The High Low Count
The most basic and oldest card counting system is the high low count. More complicated counting systems have been devised, and many of them provide a better advantage over this system. But the high low count is probably 90% as effective as any of the more complicated systems available, and you’re less likely to make mistakes with the high-low system because it’s more straightforward and easier to use.
How Card Counting Works
All card counting systems work in the same way. They track the ratio of high cards to low cards left in the deck. High cards are more advantageous for the player, while low cards are less advantageous to the player. The reason for this is the higher chance of getting a blackjack when there are a lot of tens and aces in the deck. Since a blackjack pays out at 3 to 2, any increase in the chance of a player getting a blackjack increases the edge for the player and lowers the edge for the house.
How to Use the High Low Count
When you’re using the high low counting system, you’re going to be keeping a running count based on the cards that you see. You’re going start your count at 0, and either add 1 or subtract 1 based on the values of the cards that are dealt.
Whenever you see a 2, 3, 4, 5, or 6, you’ll add 1 to the running count.
Whenever you see a 10 or an ace, you’ll subtract 1 to the running count.
7, 8, and 9 are each worth 0. You just ignore them when you see them.
The hardest part of keeping up with the count is dealing with positive and negative numbers, but with a little practice, you’ll be able to do so easily. (My daughters used something called a “number line” to help them keep up with them. If you’re having trouble with the negative numbers, you might try counting up and down a number line, too. It won’t take you long to see how it works.)
When the count is positive, the odds are in the player’s favor. When the count is negative, the odds are in the house’s favor. The higher the positive count, the better the odds are for the player. The lower the negative count, the worse the odds are for the player.
Common sense should tell you that when you’re getting better odds, you should bet more. And that’s where the magic of the high low count comes in. You’ll raise your bets based on how high the count is. Most people use a betting spread of between 1 and 5 units, and the easiest way to raise your bet is by adding the count to 1 to determine the number of units you should bet. So if the count is +1, you’d bet two units instead of just one. If the count is +4, you’d bet five units instead of just one.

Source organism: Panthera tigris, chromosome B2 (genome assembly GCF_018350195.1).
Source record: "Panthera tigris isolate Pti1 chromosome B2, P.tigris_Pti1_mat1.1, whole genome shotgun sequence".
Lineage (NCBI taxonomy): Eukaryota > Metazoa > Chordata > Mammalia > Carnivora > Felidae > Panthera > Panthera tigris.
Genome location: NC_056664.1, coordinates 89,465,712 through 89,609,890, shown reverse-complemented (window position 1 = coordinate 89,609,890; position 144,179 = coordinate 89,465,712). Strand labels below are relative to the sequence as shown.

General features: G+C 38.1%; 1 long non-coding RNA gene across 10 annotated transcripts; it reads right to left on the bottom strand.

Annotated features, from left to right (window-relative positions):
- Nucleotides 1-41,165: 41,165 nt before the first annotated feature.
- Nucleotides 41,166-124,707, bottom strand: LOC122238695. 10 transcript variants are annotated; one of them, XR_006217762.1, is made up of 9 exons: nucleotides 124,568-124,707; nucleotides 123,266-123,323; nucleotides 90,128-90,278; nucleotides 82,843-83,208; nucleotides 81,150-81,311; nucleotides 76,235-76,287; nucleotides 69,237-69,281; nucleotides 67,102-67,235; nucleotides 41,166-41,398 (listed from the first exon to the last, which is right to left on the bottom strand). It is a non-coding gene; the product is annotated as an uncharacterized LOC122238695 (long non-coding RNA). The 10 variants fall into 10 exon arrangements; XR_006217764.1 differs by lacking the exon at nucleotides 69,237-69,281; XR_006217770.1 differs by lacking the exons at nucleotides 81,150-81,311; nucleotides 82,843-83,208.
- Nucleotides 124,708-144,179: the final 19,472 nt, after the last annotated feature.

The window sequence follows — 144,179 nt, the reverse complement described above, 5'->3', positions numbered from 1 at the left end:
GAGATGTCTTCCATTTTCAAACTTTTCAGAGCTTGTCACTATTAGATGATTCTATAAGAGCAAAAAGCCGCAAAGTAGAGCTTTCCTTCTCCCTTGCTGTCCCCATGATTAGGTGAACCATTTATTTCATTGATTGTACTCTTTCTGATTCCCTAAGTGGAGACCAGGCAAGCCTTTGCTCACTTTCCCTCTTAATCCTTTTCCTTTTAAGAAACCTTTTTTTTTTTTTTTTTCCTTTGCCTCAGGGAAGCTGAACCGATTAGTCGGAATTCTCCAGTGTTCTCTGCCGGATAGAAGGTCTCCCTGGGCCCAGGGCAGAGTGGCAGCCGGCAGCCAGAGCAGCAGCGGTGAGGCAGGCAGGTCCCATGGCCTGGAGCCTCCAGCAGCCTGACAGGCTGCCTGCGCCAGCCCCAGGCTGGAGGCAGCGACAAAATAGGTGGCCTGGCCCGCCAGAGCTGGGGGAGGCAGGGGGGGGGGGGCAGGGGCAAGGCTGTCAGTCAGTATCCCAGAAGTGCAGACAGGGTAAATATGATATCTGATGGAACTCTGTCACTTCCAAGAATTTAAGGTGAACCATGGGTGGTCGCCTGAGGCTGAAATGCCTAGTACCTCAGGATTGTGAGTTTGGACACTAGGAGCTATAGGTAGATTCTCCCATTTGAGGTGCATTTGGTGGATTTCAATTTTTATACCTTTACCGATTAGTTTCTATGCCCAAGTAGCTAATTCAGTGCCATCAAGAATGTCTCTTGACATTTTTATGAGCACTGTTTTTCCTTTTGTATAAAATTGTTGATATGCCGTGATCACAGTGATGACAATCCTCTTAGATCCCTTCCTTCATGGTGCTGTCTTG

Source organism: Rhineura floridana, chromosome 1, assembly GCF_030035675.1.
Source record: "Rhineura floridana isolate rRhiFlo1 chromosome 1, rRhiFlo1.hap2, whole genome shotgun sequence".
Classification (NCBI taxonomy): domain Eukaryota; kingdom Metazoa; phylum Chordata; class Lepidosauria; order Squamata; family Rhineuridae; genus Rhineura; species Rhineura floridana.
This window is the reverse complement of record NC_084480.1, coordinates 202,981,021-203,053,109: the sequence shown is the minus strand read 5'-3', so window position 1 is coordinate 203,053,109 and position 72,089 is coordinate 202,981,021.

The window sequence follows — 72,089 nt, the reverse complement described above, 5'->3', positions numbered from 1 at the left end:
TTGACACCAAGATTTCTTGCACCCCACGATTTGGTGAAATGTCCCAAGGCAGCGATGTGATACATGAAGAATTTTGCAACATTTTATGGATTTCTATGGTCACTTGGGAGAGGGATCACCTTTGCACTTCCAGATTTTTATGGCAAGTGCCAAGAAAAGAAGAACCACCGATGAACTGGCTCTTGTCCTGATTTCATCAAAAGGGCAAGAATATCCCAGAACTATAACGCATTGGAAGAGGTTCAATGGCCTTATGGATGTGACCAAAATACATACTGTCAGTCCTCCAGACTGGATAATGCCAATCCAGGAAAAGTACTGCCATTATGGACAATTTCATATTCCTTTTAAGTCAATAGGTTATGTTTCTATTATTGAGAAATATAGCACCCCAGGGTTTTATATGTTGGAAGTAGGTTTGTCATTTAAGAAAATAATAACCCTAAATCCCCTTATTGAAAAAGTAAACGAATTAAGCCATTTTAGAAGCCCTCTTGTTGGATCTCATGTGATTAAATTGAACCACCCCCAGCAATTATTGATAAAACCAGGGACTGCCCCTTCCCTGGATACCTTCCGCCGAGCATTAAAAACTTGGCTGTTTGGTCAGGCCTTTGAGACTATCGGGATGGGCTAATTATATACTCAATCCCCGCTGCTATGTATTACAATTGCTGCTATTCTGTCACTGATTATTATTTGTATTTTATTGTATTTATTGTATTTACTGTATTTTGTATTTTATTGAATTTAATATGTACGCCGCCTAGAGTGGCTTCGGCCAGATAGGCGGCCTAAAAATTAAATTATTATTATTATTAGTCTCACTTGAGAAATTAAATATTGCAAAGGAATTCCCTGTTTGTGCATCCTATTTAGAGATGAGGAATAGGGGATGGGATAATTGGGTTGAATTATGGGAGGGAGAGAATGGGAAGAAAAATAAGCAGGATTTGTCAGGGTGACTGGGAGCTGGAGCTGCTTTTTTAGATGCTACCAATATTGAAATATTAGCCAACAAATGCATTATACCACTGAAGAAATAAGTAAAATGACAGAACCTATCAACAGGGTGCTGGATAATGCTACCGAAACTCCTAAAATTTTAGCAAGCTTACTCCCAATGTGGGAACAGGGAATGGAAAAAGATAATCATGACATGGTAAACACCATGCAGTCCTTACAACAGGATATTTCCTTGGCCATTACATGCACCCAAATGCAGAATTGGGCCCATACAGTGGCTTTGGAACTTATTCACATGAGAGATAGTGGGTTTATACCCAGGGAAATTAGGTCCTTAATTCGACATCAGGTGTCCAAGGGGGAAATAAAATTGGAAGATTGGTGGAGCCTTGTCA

Dealing with Multiple Decks
There’s a catch though. Most casinos use multiple decks of cards. Since there are so many more cards in the deck, the effect of each card that is deal is diluted. This means that you have to convert your running count into something called a “true count.” This true count adjusts your count to compensate for the dilution factor of the multiple decks.
To get the true count, you divide the running count by the number of decks that still haven’t been played. This requires you to estimate how much of the shoe (the total number of decks) has already been dealt. It also means you have to pay attention to when the dealer shuffles the shoe—whenever the dealer shuffles, you have to start your count over.
Common sense should tell you that the deeper the dealer goes into the deck before shuffling again, the better. Dividing the running count by two decks instead of by four decks is a lot more likely to result in a positive situation for the player. So when you’re deciding at which table to play, stay away from the dealers who shuffle often, and look for the dealers who deal deeper into the deck before shuffling.
Most of the advantage from counting cards comes from resizing your bets based on the count. But some card counters want to milk every percentage point they can out of their strategies. Basic strategy for some totals changes based on the count. It’s beyond the scope of this page to explain how basic strategy changes based on the count in the high low system, but if you’re interested in getting the details, take a look at the blackjack book Sklansky on Blackjack, where he covers how to adjust your basic strategy based on the count. The last time I checked, the book was available on Amazon for less than $20.